It’s always a good idea to put on a receipt the type of service that was delivered and in what format. Inform yourself on the things that impact the delivery of psychological service differently when you’re delivering it virtually.

I saw a few health insurers come out and say they’ll be covering tele-psychology in what appears to be a blanket way. Sun Life I think was one. If you saw your health insurance provider come out and say that, can you assume that you’re covered and you’re good to go with virtual therapy sessions?

Not necessarily. I think the issue is that although the insurer may decide that given COVID or for any other reason they’re going to cover tele-psychology, it’s important to understand that everyone’s plan isn’t necessarily the same. If two people had different policies, which they would if they had two different employers, they would still need to confirm that that particular policy will cover it.

You’ve said there are skills and competencies unique to tele-psychology. What are some of those?

It’s probably best for our membership to consult those who are more expert than I. Dr. Christine Korol, for example, has some resources on her website that would be very useful. In broad strokes, it’s about your comfort with technology, that you go seek out training from folks who have made a practice of delivering psychological services virtually so you know what those are and are aware of any differences that method of service delivery can present.

You’ll want to know how to prepare your clients for working in this way, make sure they’re comfortable with it and you understand their comfort with it. The important thing to keep in mind is that all other professional standards still apply. Everything you would need to do in terms of competencies and skills and informed consent and continuity of care when you’re delivering care face to face would still apply when you’re delivering care virtually.

I’ve been talking to Dr. Korol, and she suggested getting a white noise machine to put outside your home office so as not to be interrupted and ensure privacy.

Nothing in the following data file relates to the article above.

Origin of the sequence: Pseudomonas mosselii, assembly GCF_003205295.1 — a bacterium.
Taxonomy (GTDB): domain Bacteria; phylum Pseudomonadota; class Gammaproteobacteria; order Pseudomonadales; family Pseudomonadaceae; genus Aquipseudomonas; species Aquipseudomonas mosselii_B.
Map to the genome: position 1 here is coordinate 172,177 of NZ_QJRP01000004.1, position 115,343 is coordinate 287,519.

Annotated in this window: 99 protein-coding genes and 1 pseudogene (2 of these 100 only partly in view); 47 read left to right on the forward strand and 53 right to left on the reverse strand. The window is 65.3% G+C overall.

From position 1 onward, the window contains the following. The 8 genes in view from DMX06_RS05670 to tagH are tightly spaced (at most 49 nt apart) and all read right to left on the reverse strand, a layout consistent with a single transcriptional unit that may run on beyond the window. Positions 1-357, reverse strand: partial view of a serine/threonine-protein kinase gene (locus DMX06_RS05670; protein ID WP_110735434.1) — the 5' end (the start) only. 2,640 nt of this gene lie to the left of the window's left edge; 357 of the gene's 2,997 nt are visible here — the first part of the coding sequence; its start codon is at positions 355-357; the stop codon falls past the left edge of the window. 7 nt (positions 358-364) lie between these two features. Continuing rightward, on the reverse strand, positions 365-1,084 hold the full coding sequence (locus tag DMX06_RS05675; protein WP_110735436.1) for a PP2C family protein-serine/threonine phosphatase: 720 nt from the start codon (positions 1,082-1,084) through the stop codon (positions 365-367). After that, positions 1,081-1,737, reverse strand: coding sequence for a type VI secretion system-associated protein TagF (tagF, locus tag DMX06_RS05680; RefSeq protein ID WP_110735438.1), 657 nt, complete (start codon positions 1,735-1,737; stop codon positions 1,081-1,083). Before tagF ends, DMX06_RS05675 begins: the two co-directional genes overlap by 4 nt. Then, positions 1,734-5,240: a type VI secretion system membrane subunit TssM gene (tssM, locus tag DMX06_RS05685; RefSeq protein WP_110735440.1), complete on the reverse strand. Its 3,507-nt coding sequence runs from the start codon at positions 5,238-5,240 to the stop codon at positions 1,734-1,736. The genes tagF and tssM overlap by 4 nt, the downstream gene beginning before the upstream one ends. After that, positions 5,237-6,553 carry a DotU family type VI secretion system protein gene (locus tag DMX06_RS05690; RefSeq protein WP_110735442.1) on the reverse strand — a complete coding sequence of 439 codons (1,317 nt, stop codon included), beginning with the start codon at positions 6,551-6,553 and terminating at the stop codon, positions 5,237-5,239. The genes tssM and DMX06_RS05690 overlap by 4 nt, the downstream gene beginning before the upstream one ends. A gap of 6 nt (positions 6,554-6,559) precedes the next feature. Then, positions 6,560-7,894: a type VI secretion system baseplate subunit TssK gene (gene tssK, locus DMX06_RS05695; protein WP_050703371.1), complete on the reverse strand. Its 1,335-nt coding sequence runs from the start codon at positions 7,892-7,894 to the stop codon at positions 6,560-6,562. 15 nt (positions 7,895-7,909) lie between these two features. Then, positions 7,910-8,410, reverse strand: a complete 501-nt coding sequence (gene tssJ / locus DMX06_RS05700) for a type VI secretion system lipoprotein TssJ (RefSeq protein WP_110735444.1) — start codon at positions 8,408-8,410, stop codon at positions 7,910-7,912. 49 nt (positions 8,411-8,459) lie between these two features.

Those are things that would apply in any setting, of course. In a busy clinic you might need a white noise machine outside any room to ensure privacy as well. So some of the things are very transferrable, and some are more particular to that kind of service delivery.

I think it’s worth underscoring that there are some populations for whom telepsychology might work even better. If you’re in a rural or remote location, or up north in a province where there aren’t a lot of psychologists in that area, being able to talk to one virtually could be wonderful. If you have any kind of mobility issues, or you’re a senior, it may be easier for you to talk to someone from your own home rather than travelling a physical distance to meet them.

One of the things we’ve been talking about as health professional organizations, and we’ve been meeting regularly and sharing resources around COVID, is “will COVID change the way we deliver health care?” Psychology is one of those professions that lends itself a little more easily to tele-health than other professions. You know dentists, for example, would have a lot of trouble doing their work virtually.

Maybe we’re ramping up a little quicker now with COVID, and those practitioners who maybe weren’t using tele-psychology much are now doing more so now. But are these changes that are going to be permanent in the fabric of health care and tele-health care?

It may be a learning curve right now in terms of delivering and receiving these services, but in the future it might become a whole new business model – do you think that’s likely?

I think so! I think once people become familiar, and see how these services can be best delivered within the context of their scope of practice, I do think we’ll see it more and more. I know that as an association we’ve been working very hard with a practice management platform to bring an offering to our members. Hopefully we’re just on the verge of being able to announce that. It’s one that really has the psychologist-practitioner at the centre, and features a whole suite of services to help you manage your practice.

I think that one of the things individual practitioners run up against is that when you’re a salaried practitioner at a hospital or a school you have an institution to rely on who does some of that diligence around providing a secure and private platform. But when you’re in private practice and you don’t have that institutional resource, there’s more pressure on you to make the best choice. That it’s a practice management offering that meets your needs, that’s secure, that’s private.

So, as an association we hope to be able to do some of that diligence for our members and we hope to be able to announce this offering very shortly.

Alright, now I want to talk about remote dentistry.